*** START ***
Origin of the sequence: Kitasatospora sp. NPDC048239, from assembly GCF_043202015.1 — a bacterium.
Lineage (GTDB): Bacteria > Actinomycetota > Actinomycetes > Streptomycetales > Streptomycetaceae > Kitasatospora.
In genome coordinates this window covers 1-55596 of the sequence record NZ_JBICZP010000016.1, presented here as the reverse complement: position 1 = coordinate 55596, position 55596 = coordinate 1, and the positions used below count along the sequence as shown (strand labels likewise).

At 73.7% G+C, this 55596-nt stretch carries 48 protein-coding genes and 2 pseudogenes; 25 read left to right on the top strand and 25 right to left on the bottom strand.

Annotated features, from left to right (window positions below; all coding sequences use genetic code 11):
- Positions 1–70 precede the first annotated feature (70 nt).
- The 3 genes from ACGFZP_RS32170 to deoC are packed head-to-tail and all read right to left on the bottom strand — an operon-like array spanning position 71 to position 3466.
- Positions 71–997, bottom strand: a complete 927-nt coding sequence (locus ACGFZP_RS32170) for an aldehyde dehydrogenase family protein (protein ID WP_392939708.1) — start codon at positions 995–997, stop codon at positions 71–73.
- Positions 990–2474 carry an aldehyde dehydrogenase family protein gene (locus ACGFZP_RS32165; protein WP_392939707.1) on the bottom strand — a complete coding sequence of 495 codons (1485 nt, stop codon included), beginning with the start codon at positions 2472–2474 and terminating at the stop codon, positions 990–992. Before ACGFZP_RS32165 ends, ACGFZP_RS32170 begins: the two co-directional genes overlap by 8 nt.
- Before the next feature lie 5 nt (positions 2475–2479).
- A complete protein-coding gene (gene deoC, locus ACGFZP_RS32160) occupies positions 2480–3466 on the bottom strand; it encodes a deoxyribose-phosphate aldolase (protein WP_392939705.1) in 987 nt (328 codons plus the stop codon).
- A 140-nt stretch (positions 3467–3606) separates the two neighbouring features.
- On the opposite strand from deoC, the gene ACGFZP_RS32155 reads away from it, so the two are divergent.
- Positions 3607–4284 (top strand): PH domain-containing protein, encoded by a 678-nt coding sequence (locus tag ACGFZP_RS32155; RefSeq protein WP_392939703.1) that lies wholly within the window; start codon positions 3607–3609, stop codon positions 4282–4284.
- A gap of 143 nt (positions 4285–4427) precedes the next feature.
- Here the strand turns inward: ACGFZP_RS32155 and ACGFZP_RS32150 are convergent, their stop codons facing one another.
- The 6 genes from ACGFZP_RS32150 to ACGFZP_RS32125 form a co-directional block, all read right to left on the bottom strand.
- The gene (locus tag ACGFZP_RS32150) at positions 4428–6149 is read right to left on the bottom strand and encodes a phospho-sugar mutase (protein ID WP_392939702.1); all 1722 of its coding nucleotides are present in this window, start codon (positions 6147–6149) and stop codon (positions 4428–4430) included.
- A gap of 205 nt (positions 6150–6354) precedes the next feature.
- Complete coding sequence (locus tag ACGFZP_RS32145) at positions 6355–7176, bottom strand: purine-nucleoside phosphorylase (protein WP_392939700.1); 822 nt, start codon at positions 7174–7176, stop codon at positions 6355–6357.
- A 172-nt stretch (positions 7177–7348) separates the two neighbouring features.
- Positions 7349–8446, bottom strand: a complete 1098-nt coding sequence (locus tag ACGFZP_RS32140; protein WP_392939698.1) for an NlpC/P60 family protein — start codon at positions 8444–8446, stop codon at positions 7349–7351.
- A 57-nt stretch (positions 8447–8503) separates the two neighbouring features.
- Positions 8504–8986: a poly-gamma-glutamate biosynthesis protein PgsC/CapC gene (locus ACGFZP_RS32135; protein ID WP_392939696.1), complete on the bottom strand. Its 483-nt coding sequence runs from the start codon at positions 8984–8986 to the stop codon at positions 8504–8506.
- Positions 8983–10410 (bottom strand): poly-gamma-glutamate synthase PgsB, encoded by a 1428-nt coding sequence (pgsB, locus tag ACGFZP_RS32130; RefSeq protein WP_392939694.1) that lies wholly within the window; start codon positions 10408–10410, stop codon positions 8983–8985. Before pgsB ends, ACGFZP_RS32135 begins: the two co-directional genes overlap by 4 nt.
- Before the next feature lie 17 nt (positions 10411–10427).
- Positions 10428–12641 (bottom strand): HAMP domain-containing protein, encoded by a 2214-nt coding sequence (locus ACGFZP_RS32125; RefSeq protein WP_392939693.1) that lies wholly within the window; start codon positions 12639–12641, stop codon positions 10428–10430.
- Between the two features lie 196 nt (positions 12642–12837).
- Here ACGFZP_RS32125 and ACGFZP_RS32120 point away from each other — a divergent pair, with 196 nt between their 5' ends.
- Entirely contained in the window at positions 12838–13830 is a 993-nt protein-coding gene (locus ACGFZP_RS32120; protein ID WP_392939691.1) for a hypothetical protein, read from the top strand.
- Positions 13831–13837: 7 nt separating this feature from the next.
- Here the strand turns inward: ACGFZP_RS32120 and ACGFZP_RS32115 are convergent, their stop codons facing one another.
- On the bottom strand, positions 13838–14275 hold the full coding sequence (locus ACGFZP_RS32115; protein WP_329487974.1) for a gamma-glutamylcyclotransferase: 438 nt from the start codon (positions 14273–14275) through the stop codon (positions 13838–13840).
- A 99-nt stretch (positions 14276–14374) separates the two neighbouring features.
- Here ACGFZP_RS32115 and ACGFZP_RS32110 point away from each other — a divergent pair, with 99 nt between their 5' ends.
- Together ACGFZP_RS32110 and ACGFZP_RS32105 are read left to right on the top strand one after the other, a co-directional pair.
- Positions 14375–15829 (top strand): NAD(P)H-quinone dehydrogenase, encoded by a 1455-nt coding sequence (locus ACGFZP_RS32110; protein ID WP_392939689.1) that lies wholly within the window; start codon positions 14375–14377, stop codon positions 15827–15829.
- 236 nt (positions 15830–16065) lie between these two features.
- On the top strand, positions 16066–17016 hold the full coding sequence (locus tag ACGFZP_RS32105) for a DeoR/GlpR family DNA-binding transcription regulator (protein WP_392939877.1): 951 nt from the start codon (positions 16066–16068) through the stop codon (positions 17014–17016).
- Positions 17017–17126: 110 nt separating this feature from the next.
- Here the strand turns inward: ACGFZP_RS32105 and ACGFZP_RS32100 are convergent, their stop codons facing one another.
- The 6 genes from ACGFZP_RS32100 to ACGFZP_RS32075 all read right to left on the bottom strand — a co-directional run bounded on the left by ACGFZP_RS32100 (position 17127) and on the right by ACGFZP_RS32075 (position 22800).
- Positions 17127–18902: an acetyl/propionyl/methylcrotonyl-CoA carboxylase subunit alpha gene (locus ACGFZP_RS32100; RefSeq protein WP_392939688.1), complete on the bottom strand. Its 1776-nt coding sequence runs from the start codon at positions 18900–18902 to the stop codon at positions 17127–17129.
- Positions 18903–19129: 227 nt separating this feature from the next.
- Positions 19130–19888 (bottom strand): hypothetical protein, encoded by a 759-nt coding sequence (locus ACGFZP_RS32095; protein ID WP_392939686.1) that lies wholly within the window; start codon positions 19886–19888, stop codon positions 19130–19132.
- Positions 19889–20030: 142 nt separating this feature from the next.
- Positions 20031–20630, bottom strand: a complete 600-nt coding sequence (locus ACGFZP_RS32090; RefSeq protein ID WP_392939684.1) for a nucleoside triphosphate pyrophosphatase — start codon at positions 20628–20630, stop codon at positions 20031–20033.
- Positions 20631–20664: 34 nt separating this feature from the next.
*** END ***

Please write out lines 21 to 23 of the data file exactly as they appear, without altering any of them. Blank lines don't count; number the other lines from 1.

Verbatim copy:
- A 172-nt stretch (positions 7177–7348) separates the two neighbouring features.
- Positions 7349–8446, bottom strand: a complete 1098-nt coding sequence (locus tag ACGFZP_RS32140; protein WP_392939698.1) for an NlpC/P60 family protein — start codon at positions 8444–8446, stop codon at positions 7349–7351.
- A 57-nt stretch (positions 8447–8503) separates the two neighbouring features.